North Yorkshire beef and arable farmer, Guy Prudom (above), harvested rye as a green wholecrop this spring, and is believed to be one of the UK’s earliest adopters of the practice.
Using a process more commonly seen in drier climates, he direct drilled the rye last September and harvested the crop on 27 April, before any seed heads had emerged.
The impetus to try this practice came from Guy’s low forage stocks following last summer’s drought. He was also keen to grow maize for the first time but did not want to leave land bare over winter.
Opting to direct cut the crop, the field was then sprayed with glyphosate after harvest and had six tonnes/acre of farmyard manure applied. The maize was sown with a Mzuri strip-till drill, which suited Guy’s regenerative farming approach on this tenanted 500-acre (202ha) farm.
The green-crop wholecrop was preserved with the homofermentative inoculant, Activator Plus. It analysed with a dry matter of around 20%, a D-value of 74, crude protein of 10.56% and metabolisable energy of 11.8MJ/kg DM.
However, Kelvin Cave’s technical director, Michael Carpenter, says that standard UK NIRS calibrations are potentially inaccurate in unusual crops such as this as they don’t really fit as either a traditional wholecrop or as a grass. This analysis was therefore an average of four scans from a NIRS4Farm hand-held scanner, using both the traditional wholecrop and grass calibrations.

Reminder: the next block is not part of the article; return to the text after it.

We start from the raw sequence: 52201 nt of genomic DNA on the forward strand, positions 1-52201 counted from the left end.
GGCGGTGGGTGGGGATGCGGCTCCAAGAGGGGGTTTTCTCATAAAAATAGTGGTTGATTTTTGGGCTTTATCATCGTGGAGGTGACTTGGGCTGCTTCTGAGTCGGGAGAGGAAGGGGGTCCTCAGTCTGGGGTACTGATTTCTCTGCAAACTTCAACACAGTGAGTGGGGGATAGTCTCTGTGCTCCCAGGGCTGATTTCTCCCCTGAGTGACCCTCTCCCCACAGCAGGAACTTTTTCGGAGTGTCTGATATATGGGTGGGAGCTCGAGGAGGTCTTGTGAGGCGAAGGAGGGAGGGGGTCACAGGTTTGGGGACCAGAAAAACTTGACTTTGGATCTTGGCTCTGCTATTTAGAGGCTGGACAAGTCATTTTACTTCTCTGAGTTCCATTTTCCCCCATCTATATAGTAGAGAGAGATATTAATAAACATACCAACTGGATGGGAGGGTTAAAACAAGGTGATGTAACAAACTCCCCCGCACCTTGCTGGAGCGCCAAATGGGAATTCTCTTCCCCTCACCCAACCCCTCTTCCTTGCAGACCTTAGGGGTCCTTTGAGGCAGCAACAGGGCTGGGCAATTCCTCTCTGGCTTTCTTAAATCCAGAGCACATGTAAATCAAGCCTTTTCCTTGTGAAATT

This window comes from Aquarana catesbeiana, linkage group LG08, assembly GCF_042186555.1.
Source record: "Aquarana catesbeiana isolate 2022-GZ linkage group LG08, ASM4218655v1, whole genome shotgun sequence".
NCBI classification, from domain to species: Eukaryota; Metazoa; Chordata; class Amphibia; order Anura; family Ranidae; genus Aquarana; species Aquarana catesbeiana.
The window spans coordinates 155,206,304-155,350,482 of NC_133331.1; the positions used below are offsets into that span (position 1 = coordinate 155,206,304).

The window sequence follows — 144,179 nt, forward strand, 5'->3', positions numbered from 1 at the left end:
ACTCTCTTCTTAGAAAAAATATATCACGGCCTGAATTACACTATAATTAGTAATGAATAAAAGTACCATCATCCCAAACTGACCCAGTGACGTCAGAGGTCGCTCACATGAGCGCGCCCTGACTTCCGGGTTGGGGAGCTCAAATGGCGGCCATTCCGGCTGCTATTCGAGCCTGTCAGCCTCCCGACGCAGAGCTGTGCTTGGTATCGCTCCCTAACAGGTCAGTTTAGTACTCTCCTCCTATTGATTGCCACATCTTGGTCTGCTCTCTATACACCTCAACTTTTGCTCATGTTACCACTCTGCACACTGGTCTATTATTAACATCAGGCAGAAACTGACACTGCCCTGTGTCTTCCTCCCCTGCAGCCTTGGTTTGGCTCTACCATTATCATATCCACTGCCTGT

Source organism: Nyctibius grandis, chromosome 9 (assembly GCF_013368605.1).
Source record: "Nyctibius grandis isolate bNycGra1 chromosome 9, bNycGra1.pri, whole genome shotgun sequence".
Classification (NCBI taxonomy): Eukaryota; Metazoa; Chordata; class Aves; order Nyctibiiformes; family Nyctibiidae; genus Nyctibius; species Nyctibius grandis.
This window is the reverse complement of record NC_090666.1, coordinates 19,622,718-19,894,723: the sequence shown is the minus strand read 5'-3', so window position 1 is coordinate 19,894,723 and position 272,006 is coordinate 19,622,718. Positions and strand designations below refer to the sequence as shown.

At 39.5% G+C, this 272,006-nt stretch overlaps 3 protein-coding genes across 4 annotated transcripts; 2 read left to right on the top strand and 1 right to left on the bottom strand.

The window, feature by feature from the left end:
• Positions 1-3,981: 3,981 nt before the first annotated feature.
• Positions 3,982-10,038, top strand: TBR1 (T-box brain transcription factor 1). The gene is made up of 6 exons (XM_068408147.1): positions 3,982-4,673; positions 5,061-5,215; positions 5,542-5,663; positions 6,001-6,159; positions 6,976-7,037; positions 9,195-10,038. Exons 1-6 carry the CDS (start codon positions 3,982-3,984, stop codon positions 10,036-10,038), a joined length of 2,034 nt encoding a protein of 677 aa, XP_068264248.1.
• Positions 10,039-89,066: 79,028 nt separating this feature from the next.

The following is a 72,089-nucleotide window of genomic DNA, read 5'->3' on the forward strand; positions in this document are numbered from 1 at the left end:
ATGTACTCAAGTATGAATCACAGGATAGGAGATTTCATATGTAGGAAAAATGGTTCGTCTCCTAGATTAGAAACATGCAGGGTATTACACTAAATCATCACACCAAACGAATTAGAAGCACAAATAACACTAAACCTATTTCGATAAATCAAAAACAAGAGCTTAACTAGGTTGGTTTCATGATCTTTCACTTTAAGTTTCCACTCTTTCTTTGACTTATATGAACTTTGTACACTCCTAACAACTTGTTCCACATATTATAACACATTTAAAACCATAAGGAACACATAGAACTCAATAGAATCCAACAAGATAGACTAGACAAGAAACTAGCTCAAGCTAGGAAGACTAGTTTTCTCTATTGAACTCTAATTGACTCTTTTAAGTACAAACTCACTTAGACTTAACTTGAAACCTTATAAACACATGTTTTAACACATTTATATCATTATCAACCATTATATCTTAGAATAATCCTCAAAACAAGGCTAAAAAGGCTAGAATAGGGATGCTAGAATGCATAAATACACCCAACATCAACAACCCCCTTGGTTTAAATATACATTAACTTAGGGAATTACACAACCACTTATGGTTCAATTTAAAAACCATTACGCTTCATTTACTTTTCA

“These values are what we would expect when comparing it to results from other countries although crude protein is lower than expectations,” he says. “But this is probably due, in part, to low fertiliser of only 25 units/acre or 30kg/ha application on the crop.”
However, the crop of rye fulfilled its purpose, allowing Guy to replenish his silage stocks early in the season. It will be sown again this year after winter barley and before a spring crop. For more details on Guy Prudom’s farming activities, see our field study “Revolution by stealth on North Yorkshire Farm“.